3. I will adjust my daily carb content as necessary until I am in robust ketosis consistently.
  4. I will continue to eat healthy protein but will keep it at 3-4 ounces at each meal. Excesses of protein (beyond what I need) can stimulate gluconeogenesis, raising glucose levels and decreasing ketones.
  5. I will eat lots of healthy fat! Most of my calories will come from fats like coconut milk (culinary version), coconut oil, olive oil, omega-3 fats, avocado, eggs and grass-fed meats.
  6. I will keep a food log and track my carbohydrate intake. I like to use The World’s Healthiest Foods website:   http://www.whfoods.com/,  to look up nutrient contents of foods. They are the most comprehensive and reliable in my opinion. You can also get a rough idea of your carb intake using an app like My Fitness Pal.
  7. I will stick to low carbohydrate content plants like greens, crucifers, nuts, seeds and tart berries (blackberries, aronia berries and raspberries). I will miss my blueberries. I’ll find a way to get a few in!
  8. I will be analyzing my micronutrient intake as I explore this food plan and report back to you!
  9. I’m curious about fiber. Will my fiber intake decrease with the higher fat content and lower plant intake? How will this impact my gut?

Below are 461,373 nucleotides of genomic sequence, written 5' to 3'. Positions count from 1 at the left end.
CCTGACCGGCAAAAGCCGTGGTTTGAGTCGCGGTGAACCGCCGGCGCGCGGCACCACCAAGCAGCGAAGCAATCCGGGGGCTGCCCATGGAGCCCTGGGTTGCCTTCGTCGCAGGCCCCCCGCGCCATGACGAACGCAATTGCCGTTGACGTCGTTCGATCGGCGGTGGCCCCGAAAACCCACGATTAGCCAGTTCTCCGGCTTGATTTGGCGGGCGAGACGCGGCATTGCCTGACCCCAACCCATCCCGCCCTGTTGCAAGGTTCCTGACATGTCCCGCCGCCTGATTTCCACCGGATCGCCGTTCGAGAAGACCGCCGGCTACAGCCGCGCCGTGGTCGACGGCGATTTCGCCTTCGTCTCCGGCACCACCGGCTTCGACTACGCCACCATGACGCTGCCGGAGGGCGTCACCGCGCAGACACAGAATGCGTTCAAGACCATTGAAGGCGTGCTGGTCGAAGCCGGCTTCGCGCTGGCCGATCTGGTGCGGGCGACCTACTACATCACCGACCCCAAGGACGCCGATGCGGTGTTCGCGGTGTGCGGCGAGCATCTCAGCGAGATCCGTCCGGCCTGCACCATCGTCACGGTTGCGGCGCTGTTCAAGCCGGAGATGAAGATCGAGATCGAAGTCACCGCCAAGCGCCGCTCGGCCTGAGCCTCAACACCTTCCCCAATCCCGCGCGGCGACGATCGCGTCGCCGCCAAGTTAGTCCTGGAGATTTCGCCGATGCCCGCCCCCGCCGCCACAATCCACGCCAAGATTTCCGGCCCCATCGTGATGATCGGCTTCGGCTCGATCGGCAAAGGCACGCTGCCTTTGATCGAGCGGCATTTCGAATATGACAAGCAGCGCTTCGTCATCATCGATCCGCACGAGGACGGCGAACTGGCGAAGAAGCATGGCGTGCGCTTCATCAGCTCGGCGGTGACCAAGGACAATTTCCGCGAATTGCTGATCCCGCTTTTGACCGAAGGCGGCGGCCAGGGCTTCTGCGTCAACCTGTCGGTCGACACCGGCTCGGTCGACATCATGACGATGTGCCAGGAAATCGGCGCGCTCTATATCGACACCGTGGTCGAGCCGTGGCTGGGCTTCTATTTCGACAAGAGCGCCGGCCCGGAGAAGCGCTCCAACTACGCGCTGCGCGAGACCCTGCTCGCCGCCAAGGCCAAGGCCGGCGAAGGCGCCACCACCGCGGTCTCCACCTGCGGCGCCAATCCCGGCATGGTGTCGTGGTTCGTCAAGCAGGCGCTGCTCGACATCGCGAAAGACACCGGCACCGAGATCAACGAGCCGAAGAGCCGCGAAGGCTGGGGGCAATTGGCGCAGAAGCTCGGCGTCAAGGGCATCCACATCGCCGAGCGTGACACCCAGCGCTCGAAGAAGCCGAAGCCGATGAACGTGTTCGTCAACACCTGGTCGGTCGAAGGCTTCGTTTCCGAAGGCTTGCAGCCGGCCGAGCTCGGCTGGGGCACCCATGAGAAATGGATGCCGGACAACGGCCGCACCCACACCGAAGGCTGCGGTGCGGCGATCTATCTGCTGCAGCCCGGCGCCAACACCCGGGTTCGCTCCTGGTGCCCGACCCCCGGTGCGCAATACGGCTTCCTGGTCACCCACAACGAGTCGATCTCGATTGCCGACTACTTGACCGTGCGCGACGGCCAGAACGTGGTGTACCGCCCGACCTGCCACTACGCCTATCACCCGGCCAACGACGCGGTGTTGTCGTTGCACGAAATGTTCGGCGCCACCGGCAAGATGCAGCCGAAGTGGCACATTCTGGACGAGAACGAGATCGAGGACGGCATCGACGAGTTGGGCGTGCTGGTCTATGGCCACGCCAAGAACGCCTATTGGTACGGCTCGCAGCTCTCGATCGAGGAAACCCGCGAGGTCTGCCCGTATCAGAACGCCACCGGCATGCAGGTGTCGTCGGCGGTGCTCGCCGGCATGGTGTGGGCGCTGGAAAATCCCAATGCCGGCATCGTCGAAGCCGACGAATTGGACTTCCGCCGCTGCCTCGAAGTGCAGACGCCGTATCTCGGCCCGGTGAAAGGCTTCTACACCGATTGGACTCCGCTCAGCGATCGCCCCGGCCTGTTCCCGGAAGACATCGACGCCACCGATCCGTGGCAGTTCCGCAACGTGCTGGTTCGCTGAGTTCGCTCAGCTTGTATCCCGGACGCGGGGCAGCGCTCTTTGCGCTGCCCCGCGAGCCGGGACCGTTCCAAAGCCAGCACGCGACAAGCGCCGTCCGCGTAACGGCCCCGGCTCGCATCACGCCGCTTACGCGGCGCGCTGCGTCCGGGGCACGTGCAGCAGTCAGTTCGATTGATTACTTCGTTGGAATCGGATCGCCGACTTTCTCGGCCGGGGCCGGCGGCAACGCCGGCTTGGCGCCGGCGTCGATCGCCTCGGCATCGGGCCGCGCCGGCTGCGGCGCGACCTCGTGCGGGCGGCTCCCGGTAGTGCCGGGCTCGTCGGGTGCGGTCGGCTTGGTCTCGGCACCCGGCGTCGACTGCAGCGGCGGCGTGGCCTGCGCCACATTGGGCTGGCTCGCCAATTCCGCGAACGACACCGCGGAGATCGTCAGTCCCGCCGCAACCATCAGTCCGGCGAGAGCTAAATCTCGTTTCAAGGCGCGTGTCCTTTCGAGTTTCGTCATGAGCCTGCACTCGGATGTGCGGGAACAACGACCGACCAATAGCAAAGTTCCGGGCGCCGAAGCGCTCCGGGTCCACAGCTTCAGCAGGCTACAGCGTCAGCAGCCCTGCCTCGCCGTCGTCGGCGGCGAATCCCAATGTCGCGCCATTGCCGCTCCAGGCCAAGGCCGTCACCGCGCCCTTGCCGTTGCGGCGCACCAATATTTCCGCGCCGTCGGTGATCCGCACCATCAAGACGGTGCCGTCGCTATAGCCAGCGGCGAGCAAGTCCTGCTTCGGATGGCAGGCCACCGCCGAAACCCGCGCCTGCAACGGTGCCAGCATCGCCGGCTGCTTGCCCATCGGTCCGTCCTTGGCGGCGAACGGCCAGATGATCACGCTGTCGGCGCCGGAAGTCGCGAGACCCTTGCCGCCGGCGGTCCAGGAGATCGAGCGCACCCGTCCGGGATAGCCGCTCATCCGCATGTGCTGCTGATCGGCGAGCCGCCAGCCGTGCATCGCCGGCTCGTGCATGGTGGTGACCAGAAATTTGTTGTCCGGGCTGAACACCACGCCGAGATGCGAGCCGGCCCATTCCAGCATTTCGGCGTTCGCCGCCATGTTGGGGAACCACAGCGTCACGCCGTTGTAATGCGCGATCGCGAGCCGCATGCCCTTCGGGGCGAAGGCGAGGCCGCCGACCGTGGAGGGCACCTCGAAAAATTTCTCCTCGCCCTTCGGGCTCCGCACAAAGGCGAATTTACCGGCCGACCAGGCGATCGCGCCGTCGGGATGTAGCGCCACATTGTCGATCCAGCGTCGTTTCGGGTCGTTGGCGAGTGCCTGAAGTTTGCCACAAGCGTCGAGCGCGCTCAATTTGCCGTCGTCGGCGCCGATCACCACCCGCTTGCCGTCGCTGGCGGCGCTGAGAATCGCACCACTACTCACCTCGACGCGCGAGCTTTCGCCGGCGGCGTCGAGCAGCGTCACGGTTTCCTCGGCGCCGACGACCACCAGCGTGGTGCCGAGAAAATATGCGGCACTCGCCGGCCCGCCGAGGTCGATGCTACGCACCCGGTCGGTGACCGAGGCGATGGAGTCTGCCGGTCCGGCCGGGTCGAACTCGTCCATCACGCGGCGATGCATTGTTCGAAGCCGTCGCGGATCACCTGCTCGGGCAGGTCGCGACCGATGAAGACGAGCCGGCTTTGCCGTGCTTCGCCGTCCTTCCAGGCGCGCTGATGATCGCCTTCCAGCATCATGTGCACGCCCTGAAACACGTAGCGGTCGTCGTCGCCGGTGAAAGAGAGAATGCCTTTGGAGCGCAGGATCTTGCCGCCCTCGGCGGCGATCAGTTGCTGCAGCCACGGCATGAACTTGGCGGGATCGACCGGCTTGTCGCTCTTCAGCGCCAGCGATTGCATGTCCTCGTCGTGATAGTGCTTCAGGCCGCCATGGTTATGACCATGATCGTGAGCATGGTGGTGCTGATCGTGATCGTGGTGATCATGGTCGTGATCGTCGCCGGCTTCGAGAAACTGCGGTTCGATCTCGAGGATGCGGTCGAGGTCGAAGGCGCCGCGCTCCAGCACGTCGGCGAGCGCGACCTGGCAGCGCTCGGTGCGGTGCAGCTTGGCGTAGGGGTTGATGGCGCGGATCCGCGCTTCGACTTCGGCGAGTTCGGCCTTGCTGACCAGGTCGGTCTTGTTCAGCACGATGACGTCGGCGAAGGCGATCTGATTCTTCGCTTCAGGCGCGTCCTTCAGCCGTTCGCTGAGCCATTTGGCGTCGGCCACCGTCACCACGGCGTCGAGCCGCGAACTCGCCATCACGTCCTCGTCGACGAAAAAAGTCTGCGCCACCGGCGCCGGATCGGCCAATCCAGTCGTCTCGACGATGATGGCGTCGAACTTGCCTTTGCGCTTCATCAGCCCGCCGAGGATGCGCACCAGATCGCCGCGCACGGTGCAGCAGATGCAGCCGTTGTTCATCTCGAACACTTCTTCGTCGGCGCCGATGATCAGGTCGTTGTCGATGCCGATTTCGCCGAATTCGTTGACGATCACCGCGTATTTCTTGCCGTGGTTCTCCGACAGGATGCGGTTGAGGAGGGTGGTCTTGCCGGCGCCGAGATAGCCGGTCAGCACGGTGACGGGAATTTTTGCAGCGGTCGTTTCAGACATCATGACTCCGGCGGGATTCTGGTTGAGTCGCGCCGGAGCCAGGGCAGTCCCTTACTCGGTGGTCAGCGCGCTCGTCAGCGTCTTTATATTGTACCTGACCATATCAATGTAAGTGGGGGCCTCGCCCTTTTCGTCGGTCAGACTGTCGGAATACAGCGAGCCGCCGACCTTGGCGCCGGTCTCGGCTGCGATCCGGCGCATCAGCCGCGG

10. I will check labs before and after and see what impact this food plan has on measures of glucose metabolism, lipids, inflammatory markers (hs-CRP) and nutrients.

I will embark on this expedition this week. I plan to stick with it for about a month and track my energy, wellbeing and other symptoms carefully. I look forward to reporting back to you!

KARYN SHANKS MD

Karyn Shanks, MD, is a physician who lives and practices in Iowa City. Her work is inspired by the science of Functional Medicine, body-mind principles, and wisdom gleaned from the transformational journeys of thousands of clients over her twenty-five-year career. Her work honors each individual and the power of their stories, their inner wisdom, and innate healing potential. She believes that the bones of healing are in what we do for ourselves. She is the author of Liftoff, a manual of energy recovery and healing through essential self-care practices.